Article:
About the Project
We are looking for a highly motivated, numerate student with an interest in marine plankton ecology and mathematical modelling to join our group. This fully funded 3.5-year studentship needs to be filled by 30 April 2021, so we recommend applying immediately.
Plankton are critically important for marine habitats supporting their food webs and influencing ecosystem health. They vary enormously in size – from the size of a bacterium to being visible to a naked eye. Size is one of the most important traits in plankton, determining their growth, respiration, resource uptake and vulnerability to predation. Plankton size also determines how much food is available to upper trophic levels such as fish. Therefore, it is crucial for us to understand what controls plankton size structure in the ocean. The environmental controls on plankton mean size have been extensively studied, but much less is known about what affects size diversity. The successful candidate will: 1) have the opportunity to tackle this problem by taking advantage of the long-term observational data in UK coastal waters; 2) build state-of-art plankton models and use the observational data to optimize these models; and 3) apply the plankton size-based models to answer questions regarding planktonic food-webs and trophic interactions in context of climate change.
It is anticipated that you will receive substantial training in mathematical and statistical modelling including but not limited to analyses of ordinary and partial differential equations and Bayesian inference. You will also have the opportunity to use the high-performance computing system in Strathclyde (https://www.archie-west.ac.uk/). Your mathematical, statistical, and programming skills are expected to be substantially enhanced during the PhD training. These skills will be very useful for securing some of the most popular jobs in this Big Data era. You will also gain a deep understanding of the ecology of biodiversity and coastal oceanography, which is essential for protecting our planet.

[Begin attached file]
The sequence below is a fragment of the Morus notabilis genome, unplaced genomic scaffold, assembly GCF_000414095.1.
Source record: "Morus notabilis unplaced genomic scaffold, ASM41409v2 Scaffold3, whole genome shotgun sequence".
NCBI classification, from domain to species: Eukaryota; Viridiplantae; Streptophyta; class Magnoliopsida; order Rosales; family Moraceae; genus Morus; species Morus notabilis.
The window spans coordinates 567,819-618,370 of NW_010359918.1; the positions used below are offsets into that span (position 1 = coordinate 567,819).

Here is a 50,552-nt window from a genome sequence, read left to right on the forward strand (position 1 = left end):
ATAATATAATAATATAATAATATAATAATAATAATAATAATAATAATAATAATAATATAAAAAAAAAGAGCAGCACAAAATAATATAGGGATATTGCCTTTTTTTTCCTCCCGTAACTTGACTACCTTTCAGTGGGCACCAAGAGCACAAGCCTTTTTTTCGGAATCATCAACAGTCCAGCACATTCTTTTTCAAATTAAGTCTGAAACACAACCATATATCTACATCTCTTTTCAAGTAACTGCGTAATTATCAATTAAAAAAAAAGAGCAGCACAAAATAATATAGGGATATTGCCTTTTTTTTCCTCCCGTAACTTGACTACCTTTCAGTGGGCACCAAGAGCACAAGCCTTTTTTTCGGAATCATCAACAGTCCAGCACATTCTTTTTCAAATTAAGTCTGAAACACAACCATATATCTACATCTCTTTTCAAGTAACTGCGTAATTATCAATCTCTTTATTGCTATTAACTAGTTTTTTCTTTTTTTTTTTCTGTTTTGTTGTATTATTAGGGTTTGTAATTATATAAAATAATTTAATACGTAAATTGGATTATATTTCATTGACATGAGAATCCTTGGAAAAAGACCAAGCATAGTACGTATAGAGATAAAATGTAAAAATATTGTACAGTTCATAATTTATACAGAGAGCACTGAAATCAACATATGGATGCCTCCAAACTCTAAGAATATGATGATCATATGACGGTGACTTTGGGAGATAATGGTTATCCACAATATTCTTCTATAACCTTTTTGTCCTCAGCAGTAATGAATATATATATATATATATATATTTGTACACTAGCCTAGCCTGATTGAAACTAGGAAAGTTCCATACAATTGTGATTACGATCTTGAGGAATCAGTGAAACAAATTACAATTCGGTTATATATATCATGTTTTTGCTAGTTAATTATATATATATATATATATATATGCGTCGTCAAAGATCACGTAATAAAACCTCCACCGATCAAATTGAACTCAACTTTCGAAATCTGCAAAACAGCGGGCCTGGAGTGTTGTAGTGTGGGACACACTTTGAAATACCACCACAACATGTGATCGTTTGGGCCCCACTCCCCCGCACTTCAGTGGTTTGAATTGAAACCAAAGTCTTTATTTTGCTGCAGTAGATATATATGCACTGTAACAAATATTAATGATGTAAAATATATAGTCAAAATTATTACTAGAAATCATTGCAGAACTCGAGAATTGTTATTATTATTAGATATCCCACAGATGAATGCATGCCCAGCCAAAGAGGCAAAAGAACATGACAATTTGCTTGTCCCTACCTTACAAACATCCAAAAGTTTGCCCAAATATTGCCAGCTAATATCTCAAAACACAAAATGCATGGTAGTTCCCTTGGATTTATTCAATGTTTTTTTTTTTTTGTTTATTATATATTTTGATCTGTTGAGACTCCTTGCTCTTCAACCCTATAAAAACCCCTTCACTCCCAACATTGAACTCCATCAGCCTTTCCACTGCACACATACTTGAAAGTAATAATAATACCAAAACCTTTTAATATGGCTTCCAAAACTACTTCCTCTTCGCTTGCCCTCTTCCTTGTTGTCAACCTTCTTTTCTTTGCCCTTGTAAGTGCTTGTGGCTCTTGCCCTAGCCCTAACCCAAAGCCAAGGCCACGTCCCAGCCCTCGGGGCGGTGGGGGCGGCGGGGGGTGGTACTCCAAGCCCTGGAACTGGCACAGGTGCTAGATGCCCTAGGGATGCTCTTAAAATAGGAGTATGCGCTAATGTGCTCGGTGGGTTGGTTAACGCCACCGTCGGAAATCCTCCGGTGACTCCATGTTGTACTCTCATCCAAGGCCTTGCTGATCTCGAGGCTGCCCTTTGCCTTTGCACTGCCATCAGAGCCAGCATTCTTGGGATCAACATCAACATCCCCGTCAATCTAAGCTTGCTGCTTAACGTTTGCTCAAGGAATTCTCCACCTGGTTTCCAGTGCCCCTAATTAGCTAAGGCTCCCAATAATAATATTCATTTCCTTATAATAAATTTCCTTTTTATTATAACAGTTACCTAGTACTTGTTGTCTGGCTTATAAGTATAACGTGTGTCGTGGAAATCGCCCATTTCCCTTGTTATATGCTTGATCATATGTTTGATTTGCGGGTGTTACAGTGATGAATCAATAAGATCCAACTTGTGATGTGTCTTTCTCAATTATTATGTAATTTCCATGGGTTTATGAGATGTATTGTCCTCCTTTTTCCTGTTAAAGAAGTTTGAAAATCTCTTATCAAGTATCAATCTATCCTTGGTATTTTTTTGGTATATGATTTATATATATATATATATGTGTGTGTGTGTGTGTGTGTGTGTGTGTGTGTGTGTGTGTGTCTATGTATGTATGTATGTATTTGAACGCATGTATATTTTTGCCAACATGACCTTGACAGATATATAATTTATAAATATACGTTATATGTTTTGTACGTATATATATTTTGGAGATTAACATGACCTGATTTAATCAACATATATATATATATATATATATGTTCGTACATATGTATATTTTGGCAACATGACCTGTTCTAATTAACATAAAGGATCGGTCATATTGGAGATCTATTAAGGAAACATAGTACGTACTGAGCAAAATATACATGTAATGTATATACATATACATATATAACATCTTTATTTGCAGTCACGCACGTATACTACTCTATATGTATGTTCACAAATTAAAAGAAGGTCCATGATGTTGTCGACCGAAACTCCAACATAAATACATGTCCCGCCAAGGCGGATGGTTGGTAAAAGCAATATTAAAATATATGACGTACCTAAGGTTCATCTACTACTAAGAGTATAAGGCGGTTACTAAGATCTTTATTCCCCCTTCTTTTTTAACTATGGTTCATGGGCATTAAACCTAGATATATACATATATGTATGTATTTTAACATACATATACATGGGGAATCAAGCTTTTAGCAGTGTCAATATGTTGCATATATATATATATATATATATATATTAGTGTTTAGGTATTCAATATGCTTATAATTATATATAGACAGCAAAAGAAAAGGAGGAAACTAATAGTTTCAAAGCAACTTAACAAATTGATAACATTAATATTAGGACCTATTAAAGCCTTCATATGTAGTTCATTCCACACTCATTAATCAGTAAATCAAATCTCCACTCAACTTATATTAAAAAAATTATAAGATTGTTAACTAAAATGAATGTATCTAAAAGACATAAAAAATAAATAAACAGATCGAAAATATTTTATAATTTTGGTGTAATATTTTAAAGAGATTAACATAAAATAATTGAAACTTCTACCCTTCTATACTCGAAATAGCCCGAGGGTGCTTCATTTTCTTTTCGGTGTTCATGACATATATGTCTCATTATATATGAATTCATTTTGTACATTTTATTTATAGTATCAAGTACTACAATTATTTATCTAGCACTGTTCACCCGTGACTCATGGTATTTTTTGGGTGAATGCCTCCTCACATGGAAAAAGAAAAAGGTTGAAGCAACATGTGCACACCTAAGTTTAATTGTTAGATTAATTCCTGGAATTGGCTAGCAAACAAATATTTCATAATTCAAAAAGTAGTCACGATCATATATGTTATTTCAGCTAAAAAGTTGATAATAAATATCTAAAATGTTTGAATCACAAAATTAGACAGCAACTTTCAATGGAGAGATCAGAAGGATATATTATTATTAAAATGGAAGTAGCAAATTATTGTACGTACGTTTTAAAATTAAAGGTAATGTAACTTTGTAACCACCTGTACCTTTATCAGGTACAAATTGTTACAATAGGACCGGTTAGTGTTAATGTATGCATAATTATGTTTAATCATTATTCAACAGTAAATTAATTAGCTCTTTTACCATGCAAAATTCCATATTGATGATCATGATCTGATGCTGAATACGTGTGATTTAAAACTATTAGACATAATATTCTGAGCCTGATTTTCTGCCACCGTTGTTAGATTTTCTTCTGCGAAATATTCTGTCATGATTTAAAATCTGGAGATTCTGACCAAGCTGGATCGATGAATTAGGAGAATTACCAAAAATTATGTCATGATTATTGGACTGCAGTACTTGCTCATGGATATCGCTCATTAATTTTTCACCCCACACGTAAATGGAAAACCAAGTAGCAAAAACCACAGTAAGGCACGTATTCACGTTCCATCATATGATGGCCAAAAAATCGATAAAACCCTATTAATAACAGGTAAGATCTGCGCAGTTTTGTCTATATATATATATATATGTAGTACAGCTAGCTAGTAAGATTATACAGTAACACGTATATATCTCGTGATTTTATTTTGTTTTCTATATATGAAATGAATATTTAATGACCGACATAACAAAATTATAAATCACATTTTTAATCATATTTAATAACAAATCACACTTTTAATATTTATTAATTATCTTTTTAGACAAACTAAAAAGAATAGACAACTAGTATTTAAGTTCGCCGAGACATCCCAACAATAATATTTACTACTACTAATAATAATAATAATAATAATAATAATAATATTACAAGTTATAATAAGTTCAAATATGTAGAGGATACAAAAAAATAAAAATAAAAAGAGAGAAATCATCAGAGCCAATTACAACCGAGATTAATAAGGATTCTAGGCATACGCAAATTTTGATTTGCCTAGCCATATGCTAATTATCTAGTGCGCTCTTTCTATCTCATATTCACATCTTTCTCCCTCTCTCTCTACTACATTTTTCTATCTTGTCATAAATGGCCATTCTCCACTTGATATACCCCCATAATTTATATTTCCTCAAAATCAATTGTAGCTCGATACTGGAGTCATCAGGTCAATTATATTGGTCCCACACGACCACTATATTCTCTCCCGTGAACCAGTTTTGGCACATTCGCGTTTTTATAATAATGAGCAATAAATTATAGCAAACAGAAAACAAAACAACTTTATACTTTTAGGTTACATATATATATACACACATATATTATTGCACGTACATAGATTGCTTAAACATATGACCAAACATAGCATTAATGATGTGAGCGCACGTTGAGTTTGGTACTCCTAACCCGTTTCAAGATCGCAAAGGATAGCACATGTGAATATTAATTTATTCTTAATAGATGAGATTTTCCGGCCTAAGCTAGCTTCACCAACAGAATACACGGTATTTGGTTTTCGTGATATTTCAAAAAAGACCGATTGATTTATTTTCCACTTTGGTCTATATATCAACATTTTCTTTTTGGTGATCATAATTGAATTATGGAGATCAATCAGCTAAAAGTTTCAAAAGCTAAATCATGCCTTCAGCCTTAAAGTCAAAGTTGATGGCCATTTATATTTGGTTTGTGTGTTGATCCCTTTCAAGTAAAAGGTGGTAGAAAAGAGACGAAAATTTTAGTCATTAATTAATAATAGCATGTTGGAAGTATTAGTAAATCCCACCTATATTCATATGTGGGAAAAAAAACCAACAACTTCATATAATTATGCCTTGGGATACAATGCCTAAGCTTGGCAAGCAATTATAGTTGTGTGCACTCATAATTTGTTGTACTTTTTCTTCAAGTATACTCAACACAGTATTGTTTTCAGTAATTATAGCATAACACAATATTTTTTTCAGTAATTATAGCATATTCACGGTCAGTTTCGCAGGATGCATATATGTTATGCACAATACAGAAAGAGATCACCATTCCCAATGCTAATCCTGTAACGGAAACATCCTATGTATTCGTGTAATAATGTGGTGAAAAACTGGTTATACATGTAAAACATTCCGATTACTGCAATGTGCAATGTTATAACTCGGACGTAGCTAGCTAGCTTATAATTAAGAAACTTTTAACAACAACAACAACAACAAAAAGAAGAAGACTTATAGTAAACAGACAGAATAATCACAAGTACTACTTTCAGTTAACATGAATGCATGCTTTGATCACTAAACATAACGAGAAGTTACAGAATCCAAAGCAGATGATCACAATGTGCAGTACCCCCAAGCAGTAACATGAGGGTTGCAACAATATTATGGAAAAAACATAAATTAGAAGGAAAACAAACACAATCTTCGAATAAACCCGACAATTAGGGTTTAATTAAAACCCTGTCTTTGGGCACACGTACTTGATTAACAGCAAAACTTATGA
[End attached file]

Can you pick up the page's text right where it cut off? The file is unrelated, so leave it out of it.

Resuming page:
You will mainly work within the Marine Population Modelling group, Department of Mathematics and Statistics, University of Strathclyde (https://www.strath.ac.uk/science/mathematicsstatistics/smart/marineresourcemodelling/). You will also have the opportunity to collaborate with scientists in Scottish Association for Marine Science (SAMS) and Marine Scotland Science (MSS).
Applicants should have or expect to obtain a good honours degree (1, 2.1, or equivalent) in ecology, oceanography, applied mathematics, statistics, or a highly quantitative science. A highly quantitative background and experience of numerical modelling is desirable. Experience programming in R, Fortran, C/C++, Python, or Matlab would be highly beneficial, but not essential.
How to apply
To apply, send 1) a complete CV, 2) a 1 page personal statement explaining your interests and skills for this project, and 3) names and contact information of three references. In your personal statement please describe i) your interests and skills for this project, ii) your ability to critically analyze different sources of information and data, and iii) your motivation and desired training. Application materials are to be submitted to the lead supervisor, Dr Bingzhang Chen, Department of Mathematics and Statistics, University of Strathclyde, Glasgow at firstname.lastname@example.org.
We value diversity and welcome applications from all sections of the community.
The University currently holds a Bronze Athena SWAN award, recognising our commitment to advancing women’s careers in science, technology, engineering, maths and medicine (STEMM) employment in academia.
Key Information and Funding Notes
The project will start immediately, but with an official start date of 27th September 2021 and an induction event in Glasgow on 4th October 2021.
The student will be enrolled in the SUPER Graduate School and onto the SUPER Post Graduate Certificate in Researcher Professional Development.
Acevedo-Trejos, E. et al. (2018). Proc. R. Soc. B, 285: 20180621.
Anderson, T.R., Gentleman, W.C. and Yool, A. (2015). Geosci. Mod. Dev., 8, 2231-2262.
Chen, B., Smith, S.L., & Wirtz, K. (2019). Ecol. Lett., 22, 56-66.
Haario, H., et al. (2006). Stat. Comp., 16, 339-354.
Schmidt, K., et al., (2020). Global Change Biol., 00:1-14.
Ward, B.A. et al. (2012). Limnol. Oceanogr., 57, 1877-1891.
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